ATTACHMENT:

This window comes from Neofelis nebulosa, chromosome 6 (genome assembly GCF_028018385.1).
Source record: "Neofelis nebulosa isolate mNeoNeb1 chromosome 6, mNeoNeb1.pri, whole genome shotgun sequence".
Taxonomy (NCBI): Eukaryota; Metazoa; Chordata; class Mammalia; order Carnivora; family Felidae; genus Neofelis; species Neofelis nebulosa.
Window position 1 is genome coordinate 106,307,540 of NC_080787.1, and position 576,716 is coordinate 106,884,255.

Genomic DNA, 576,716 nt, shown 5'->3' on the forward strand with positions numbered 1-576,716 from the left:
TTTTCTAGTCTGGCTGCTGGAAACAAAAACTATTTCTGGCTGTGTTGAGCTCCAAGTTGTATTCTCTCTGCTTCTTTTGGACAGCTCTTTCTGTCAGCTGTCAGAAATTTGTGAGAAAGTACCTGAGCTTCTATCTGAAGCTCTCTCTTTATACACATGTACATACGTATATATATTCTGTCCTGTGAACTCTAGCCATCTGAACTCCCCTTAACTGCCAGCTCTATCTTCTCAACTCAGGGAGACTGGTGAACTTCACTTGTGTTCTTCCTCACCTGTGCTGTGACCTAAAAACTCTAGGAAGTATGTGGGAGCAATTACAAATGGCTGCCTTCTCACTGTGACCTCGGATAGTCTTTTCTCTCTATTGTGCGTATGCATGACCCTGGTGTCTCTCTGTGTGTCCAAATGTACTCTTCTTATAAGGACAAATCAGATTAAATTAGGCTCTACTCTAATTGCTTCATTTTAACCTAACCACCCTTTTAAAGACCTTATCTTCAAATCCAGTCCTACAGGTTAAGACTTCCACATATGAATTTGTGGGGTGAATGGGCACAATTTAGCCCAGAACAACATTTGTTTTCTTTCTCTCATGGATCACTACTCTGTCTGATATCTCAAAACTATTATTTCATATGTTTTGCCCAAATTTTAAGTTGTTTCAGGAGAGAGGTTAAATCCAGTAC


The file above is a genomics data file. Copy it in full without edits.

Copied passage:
This window comes from Neofelis nebulosa, chromosome 6 (genome assembly GCF_028018385.1).
Source record: "Neofelis nebulosa isolate mNeoNeb1 chromosome 6, mNeoNeb1.pri, whole genome shotgun sequence".
Taxonomy (NCBI): Eukaryota; Metazoa; Chordata; class Mammalia; order Carnivora; family Felidae; genus Neofelis; species Neofelis nebulosa.
Window position 1 is genome coordinate 106,307,540 of NC_080787.1, and position 576,716 is coordinate 106,884,255.

Genomic DNA, 576,716 nt, shown 5'->3' on the forward strand with positions numbered 1-576,716 from the left:
TTTTCTAGTCTGGCTGCTGGAAACAAAAACTATTTCTGGCTGTGTTGAGCTCCAAGTTGTATTCTCTCTGCTTCTTTTGGACAGCTCTTTCTGTCAGCTGTCAGAAATTTGTGAGAAAGTACCTGAGCTTCTATCTGAAGCTCTCTCTTTATACACATGTACATACGTATATATATTCTGTCCTGTGAACTCTAGCCATCTGAACTCCCCTTAACTGCCAGCTCTATCTTCTCAACTCAGGGAGACTGGTGAACTTCACTTGTGTTCTTCCTCACCTGTGCTGTGACCTAAAAACTCTAGGAAGTATGTGGGAGCAATTACAAATGGCTGCCTTCTCACTGTGACCTCGGATAGTCTTTTCTCTCTATTGTGCGTATGCATGACCCTGGTGTCTCTCTGTGTGTCCAAATGTACTCTTCTTATAAGGACAAATCAGATTAAATTAGGCTCTACTCTAATTGCTTCATTTTAACCTAACCACCCTTTTAAAGACCTTATCTTCAAATCCAGTCCTACAGGTTAAGACTTCCACATATGAATTTGTGGGGTGAATGGGCACAATTTAGCCCAGAACAACATTTGTTTTCTTTCTCTCATGGATCACTACTCTGTCTGATATCTCAAAACTATTATTTCATATGTTTTGCCCAAATTTTAAGTTGTTTCAGGAGAGAGGTTAAATCCAGTAC